[CR]Cirque Thoughts and Other Musings (very long)


Example: Framebuilders:Alberto Masi

content-class: urn:content-classes:message
Date: Mon, 31 Mar 2003 14:19:08 -0500
Thread-Topic: Cirque Thoughts and Other Musings (very long)
Thread-Index: AcL3umcOqkzBqhDHTwqQ2omc0FlLtQ==
From: "Bingham, Wayne R." <WBINGHAM@imf.org>
To: <classicrendezvous@bikelist.org>
Subject: [CR]Cirque Thoughts and Other Musings (very long)

As the Cirque draws near and I contemplate the "North American Bicycle Craftsmanship" theme, I've been thinking a lot about my involvement with the bicycles that are the focus of the CR community. For me, it's more of a passionate fascination that, while deep-seated in the aesthetics of the "classic lightweight" era, often extends much further afield. And it's also a progressive thing. I continue to be as fascinated as I was when my involvement (addiction) first took root and developed, which is why I like "new" as well as "old". It's a continuum, of sorts, but really born out of the bikes of the '70s and early '80s. More and more though, I've come to realize that I feel much the same way now as I did in the early stages. I know a lot more now. I can actually afford to own more now. I finally have most of the necessary tools (both bicycle-specific and other) that I've long desired. But the core of my love and fascination is primarily the same as it's always been. I love bikes and I love "playing" with them. I love riding them, taking them apart and putting them back together, learning how components work and interact, experimenting with new or different bits and ideas. Mostly, I like the concept of creating (actually just assembling, I guess) something that reflects my particular "take" on what the bike should be. At least the bike of the moment.

Originally, of course, I was just an enthusiast, not a collector. Since my earliest involvement, I've been "changing" my bikes. Upgrading to "the latest cool stuff", using and mixing components from different manufacturers and things designed for other purposes. Changing the paint, decals, cable housing color, bar tape colors and combos. Changing anything and everything, actually. Road frames with flat bars and BMX levers, mountain bike frames with road components and drop bars. Nuovo Record mixed with Ergo. Fixed-gear, single speed, 2-3-4-5-10-20+ speed bikes. Franken-bikes sometimes. I did it (do it) because it's fun. I like it. But the upshot of all this, I've come to understand, is that what I like best is what can best be described as "Hot-Rods". Maybe it's just the "American" in me, or maybe just one too many Jan & Dean songs when I was 14. Whatever. To me, Hot-Roding is manipulating the mix of frame, components, colors and style that achieves the right look and feel for a particular project. It can be subtle or extensive. Full-bore modified, a set of trick wheels, or just matching bar tape and cable housing. In the end, hopefully, something just a bit more exciting and personal than a bike that's assembled as it's "supposed" to be.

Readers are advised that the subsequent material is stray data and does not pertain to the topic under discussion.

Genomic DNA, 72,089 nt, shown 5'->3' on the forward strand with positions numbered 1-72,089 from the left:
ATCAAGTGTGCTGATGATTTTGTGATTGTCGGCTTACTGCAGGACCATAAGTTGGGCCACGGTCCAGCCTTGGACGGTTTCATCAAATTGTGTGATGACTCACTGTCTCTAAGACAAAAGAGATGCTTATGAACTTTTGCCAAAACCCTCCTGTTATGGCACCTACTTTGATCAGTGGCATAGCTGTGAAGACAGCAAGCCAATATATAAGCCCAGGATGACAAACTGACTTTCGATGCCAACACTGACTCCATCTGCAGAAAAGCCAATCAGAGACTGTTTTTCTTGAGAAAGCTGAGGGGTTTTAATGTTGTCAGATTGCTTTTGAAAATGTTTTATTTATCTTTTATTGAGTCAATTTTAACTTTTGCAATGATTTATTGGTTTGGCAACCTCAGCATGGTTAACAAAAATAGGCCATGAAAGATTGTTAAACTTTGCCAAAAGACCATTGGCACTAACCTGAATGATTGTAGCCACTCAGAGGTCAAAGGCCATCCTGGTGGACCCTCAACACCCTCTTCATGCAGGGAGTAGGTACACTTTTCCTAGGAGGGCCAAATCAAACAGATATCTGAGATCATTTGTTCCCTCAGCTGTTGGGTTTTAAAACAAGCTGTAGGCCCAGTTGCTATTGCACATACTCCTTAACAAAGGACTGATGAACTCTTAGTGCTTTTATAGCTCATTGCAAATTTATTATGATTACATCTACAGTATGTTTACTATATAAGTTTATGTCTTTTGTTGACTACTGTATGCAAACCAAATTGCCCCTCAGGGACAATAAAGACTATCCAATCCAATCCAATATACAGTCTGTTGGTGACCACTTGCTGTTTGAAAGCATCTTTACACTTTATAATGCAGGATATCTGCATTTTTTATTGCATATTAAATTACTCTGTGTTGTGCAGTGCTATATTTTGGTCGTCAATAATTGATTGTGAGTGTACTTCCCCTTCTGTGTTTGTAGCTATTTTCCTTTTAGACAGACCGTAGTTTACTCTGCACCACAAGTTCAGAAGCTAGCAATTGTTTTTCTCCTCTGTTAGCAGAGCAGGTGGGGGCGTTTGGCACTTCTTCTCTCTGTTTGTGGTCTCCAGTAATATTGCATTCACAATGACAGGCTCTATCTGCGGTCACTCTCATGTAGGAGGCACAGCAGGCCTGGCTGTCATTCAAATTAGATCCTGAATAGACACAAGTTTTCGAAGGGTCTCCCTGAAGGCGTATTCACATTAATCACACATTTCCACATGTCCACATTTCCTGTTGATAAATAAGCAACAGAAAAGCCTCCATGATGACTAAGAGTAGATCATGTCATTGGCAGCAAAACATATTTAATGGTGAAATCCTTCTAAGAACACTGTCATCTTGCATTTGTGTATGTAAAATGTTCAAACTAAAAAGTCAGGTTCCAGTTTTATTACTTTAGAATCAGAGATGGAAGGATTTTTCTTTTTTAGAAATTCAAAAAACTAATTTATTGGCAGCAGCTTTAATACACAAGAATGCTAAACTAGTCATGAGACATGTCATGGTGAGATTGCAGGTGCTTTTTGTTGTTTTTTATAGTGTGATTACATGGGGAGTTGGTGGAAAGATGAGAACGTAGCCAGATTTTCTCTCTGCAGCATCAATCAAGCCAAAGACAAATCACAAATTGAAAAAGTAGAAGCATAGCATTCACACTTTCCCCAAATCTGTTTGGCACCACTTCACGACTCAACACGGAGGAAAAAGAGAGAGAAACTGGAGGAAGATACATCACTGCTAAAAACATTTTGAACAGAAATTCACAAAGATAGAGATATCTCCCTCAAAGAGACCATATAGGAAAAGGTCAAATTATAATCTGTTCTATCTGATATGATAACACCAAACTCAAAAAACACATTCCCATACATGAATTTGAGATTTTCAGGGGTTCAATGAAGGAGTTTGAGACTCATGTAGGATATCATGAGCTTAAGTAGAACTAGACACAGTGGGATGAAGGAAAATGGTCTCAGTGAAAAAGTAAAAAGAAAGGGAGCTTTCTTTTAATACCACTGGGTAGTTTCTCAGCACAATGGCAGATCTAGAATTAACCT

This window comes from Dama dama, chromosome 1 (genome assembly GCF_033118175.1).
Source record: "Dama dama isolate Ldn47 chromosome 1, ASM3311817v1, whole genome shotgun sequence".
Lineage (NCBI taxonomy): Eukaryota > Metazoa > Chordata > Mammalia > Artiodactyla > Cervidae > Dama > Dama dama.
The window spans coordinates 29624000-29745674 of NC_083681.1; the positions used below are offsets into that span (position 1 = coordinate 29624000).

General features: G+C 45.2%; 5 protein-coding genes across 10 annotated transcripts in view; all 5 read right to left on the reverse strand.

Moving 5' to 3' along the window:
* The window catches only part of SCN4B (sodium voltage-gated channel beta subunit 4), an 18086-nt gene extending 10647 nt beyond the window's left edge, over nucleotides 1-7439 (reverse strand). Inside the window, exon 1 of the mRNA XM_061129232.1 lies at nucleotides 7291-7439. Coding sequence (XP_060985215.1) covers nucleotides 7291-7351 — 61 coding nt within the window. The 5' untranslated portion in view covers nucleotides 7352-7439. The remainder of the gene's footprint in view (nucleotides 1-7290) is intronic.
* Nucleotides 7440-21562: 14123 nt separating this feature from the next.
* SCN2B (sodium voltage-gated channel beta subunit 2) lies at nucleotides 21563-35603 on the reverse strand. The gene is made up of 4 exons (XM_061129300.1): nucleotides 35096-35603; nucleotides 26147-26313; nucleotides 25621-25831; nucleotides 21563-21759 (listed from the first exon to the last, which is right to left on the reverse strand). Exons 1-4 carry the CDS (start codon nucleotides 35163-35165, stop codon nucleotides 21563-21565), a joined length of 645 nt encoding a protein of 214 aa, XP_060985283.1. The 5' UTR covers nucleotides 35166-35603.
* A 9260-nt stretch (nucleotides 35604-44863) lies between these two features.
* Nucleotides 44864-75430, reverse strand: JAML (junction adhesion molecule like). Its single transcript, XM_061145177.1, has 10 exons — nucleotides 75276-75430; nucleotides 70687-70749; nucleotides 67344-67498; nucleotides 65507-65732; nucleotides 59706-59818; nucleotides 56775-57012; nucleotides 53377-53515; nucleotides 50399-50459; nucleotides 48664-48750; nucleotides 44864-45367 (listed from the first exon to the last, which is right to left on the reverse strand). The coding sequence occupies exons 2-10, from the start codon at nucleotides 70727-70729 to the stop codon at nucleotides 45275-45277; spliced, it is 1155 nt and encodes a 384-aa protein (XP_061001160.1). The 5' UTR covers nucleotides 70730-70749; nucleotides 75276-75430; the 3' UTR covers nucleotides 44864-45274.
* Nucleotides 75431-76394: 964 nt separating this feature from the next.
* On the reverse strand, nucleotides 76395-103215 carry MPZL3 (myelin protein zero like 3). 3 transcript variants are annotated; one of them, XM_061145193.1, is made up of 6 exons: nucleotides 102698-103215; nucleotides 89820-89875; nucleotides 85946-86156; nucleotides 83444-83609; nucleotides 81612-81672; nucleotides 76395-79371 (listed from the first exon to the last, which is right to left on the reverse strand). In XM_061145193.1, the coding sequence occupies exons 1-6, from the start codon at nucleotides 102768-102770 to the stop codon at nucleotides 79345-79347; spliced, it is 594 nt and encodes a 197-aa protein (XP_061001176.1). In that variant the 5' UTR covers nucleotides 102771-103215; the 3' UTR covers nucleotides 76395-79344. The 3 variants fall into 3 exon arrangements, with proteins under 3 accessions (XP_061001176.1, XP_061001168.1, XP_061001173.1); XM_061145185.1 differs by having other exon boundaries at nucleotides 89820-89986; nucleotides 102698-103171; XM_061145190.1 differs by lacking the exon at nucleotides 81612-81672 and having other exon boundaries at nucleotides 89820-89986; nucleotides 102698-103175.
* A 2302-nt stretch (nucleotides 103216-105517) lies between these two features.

Don't get me wrong, I still like perfect original bicycles, and I still have a few "correct" restorations in the stable. What's strange is that most of those projects seem to get sold off. And there have been quite a few. Not exactly sure why, but maybe, subconsciously, that's why I haven't yet gotten around to building my Masi. I have all the bits for a "proper" restoration. Will it be another "correct" bike that I don't develop a strong attachment to? The kind of attachment I seem to have to Hot-Rods? What it seem to come down to is, the bikes in my collection that I like most are the mutts. Often very high-end mutts, but mutts - or Hot-Rods - nonetheless.

To me, American frames seem to fit this aesthetic approach perfectly. British frames are probably a close second. Think '55 Chevy as blank canvas, or stuffing a Ford V-8 into a Sunbeam Alpine (referenced for all you latent motor-heads out there). My Stan Pike, an '83 British-built frame, is shamelessly outfitted with a mix of Campy, Cinelli, Gipiemme, Modolo, Edco, Galli and 3ttt components, spanning maybe 8 or 10 years of manufacture. It looks cool and rides great.

However, I do have quite a few American bikes in my collection. Twelve, actually, and I'm working on acquiring two more very special ones. Some are production frames (I am an early Trek fan, after all) and some are boutique frames. As I said, they seem to fit perfectly into the Hot-Rod mind-set. Naturally, this year's Cirque "North American Bicycle Craftsmanship" theme is pretty exciting, at least for me. So, I've decided that I'm going to bring much of my "American Hot-Rod Collection" to the Cirque. Some are classic, some are contemporary. Many represent some of my most rewarding projects and favorite bikes. Good thing the old Suburban is still chuggin' along. I'll have to see what space allows, what with all the swap fodder and all, but I'm going to try and bring what I can squeeze in. Potentially, the following will be represented. I'll leave details to the imagination.

Richard Sachs - Contemporary ex-team bike. Pete Ryffranck - It did say "North" American, you know. Mclean Fonvielle - Now moving closer to "correct" than Hot-Rod. Trek - At least a couple. The perfect inexpensive Hot-Rod platform. Colin Laing - If the stars align properly. Mario Confente - Frame only. If a CA Masi is American, is Mario an American builder? Charles Martin - Two actually. Okay, I still don't know anything about this builder. What I have learned, is that he WAS NOT a part of the Martin Guitar family. I spoke with them. I think they thought I was crazy. The bikes are pretty interesting though.

Well, I've used up waaay more than my share of bandwidth, so I'll just close by saying....

31 days and counting................and several projects still to finish!

See you all at the Cirque!

Ciao -

Wayne Bingham
Falls Church VA